Tuesday, July 23, 2024

Neville’s Blog: My day as a criminal……

Neville’s Blog

Names have been changed to protect the guilty

“A long journey, a clear night, an open road. There’s a long straight hill on the A1 just south of Grantham. The speedo hits 80 and Flash – I am nicked by the Lincolnshire Police.

A few weeks later a letter with an offer I can’t refuse – a £100 fine and three points on the licence or pay £95 to attend a half day Speed Awareness Course. And so it was that I find myself at Brentwood Adult Education Centre on a Tuesday afternoon.

The cafe is crowded – Coffee please I say – “ Certainly Sir – its free if you are on the course – or £95” she says with a wink. Even the staff are in on the joke.

How many of these people are fellow crims I wonder – that middle class bloke with a cravat?– no he’s here for the art class. That young Asian guy? – maybe, The three old girls? – no that’s the embroidery session. The 3 hard looking thirty year olds? – definitely. ”This way for the Speed Awareness Course please” – and everybody in the cafe gets up and walks the walk of shame to the classroom of humiliation.

When we get there our cheery tutors David and John spell out the rules- strictly prescribed by Essex Police. No Mobile phones, no recording devices. If you leave you fail. If you don’t come back after break you fail, if you are ill and don’t provide a doctors certificate you fail – all of which will lead to the fine and 3 points on top of the aforementioned £95.

After which they explain that we are not here to be punished – we are here to learn about speed and why it kills. We get a chance to tell our stories. Some are more aggrieved than others “I was only doing 38”, ”I was just keeping up with the traffic”, “The road was clear and it was safe” (That was me by the way). There are some funny stories. Steve has only been in the country for a few months – he got nicked on the road where he lives where he didn’t know there was a speed limit or a camera. His last job was a Detroit Police Officer and pursuit driver. He has handed out thousands of speeding tickets in his life. Why are you here Steve? “I have no idea” he says in a slow mid west drawl “I deliver these courses to college kids – my wife has emailed all my friends about this – man I am never going back to the states”.

Brian is really cheesed off ”52 years I’ve been driving and never been stopped in my life – you should meet my brother in law – he’s a nightmare – always drives at exactly the speed limit” “And he’s not here today?” questions tutor Dave These guys know their stuff and after a few years of delivering the course there isn’t a snappy excuse or careworn dismissal that they can’t handle. They know their stuff too- both of them apparently being able to discuss any traffic scheme in Greater London and Essex.

A lot of the interesting stuff was about statistics. If you are overtaking a bus stop at 30mph as you are level with the back of the bus a kid runs out at the front – how far along the bus will you be when you stop? It’s a trick question – you won’t stop in time – it’s just a matter of whether you hit the kid. At 30mph there is a 20% chance the kid will be dead. At 40mph its 80%.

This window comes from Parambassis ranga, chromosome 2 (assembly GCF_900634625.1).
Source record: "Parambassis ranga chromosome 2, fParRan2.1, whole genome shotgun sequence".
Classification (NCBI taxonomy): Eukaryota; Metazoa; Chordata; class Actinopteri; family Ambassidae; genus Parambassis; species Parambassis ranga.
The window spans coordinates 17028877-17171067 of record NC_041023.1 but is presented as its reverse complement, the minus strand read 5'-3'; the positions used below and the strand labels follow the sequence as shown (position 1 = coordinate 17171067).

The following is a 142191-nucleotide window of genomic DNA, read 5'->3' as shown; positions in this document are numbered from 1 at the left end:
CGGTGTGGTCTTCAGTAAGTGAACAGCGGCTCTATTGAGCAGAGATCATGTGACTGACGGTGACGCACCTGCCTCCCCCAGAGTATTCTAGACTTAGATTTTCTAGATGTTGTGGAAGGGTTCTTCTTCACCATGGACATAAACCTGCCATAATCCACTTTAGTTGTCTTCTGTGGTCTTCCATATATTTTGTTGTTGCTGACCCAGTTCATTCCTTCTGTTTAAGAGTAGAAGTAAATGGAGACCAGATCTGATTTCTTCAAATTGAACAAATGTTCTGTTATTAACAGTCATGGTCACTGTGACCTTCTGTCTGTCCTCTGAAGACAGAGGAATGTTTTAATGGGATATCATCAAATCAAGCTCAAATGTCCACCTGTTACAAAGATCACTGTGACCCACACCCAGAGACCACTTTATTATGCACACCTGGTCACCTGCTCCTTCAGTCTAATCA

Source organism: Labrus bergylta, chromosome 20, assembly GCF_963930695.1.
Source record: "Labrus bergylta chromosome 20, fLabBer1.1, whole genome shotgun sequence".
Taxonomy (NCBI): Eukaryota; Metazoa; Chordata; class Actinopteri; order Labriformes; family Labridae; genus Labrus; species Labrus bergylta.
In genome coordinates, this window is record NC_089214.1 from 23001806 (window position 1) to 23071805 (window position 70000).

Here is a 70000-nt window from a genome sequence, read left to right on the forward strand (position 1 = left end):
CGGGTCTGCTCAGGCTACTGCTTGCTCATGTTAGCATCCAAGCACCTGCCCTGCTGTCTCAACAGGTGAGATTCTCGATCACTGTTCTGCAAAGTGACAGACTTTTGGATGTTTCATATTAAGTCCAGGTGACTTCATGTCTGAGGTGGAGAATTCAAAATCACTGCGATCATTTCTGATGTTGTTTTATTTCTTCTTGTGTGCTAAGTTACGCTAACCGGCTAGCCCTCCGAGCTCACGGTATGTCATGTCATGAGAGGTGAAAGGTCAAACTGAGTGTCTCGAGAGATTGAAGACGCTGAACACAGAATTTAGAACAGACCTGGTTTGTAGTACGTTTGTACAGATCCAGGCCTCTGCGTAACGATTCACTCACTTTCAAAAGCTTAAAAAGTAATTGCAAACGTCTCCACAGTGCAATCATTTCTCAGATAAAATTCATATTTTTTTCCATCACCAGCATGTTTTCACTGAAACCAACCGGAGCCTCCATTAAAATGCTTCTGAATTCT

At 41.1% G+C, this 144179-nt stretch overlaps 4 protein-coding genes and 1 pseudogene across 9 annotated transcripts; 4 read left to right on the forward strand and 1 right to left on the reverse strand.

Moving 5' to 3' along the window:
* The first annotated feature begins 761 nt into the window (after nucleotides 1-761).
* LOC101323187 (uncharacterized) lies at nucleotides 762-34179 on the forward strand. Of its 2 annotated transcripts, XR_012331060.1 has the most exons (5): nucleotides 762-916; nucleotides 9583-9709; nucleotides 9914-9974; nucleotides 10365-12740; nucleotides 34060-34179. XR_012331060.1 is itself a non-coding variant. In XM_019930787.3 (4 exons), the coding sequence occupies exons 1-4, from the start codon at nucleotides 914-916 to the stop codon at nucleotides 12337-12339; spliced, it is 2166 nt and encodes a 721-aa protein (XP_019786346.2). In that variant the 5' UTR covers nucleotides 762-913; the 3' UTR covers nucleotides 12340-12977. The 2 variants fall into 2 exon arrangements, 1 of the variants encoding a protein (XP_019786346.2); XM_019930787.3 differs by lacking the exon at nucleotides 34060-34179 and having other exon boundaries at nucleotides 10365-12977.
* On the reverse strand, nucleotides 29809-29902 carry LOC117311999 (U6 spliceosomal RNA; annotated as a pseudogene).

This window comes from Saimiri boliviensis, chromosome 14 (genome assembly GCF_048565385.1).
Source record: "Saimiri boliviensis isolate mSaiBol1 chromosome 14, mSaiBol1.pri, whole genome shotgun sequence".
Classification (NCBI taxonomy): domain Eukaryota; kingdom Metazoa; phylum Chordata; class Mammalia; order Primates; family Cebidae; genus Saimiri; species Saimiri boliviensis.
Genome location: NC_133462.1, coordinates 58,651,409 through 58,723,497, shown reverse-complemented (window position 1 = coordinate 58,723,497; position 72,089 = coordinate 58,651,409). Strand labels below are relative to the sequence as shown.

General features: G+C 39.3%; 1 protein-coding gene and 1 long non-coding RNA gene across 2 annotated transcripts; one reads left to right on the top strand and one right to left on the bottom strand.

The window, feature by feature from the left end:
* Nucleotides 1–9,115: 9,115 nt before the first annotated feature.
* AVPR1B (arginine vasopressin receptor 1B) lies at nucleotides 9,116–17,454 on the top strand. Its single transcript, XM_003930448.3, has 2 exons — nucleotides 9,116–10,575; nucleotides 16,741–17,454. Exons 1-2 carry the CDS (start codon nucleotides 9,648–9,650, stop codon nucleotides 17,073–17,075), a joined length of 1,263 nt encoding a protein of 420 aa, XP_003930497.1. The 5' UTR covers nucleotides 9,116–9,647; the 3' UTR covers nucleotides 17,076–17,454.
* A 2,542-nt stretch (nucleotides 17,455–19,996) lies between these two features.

One guy said that it annoyed him when people pulled in front of him on the motorway so he had to speed and tailgate to stop it happening. They did the maths – travelling at 70mph even letting 6 people cut you up is going to increase your journey time by about 20 seconds.

Back on the A1 travelling at 70 instead of 80 will add 30 minutes onto my onto my 4 hour journey but I won’t be getting nicked again.

You’d be surprised how few speed cameras there are in Essex, and even more surprised how few have actual working cameras but that’s not the point. The technology is improving and the roads are getting busier.

Average speed cameras can’t be beat and they are cheaper to operate than static flash cameras. Cars are getting safer but only for the passengers – the death toll on our roads is still depressingly high.

To finish the afternoon some churning videos of people who had lost relatives on the roads and a brief discussion. Dave and John are steadfast. It used to be acceptable to drink a few pints and drive home, it used to be acceptable to not wear a seat belt, and it used to be acceptable to smoke in pubs. Now it isn’t and soon attitudes to speeding will change too.

5pm and smiles all round, I shook hands with Dave and John- happy to be released from a thoroughly informative and thought provoking afternoon with too brilliant presenters. And what about my driving? Well yes – I have changed my attitude to speed and am trying to stay within the limits – not just because I might get nicked again but because I recognise that speed kills and it’s just another part of trying to do the right thing.

And what about my fellow course members? I don’t know. I suspect some of them will walk out unchanged but whatever their attitude, the facts speak for themselves;- six motorcyclists were killed in road crashes during 2011, with 17 drivers, seven passengers, 10 pedestrians and one cyclist also dying on the county’s roads. In 2011, 3,800 people were injured in collisions with 670 of those being classed as serious*. 41 deaths and 670 serious injuries! Every one a personal and family tragedy. I just don’t want to have anything to do with any of those stats.

*Source – Essex police quoted on www.thisistotalessex.com

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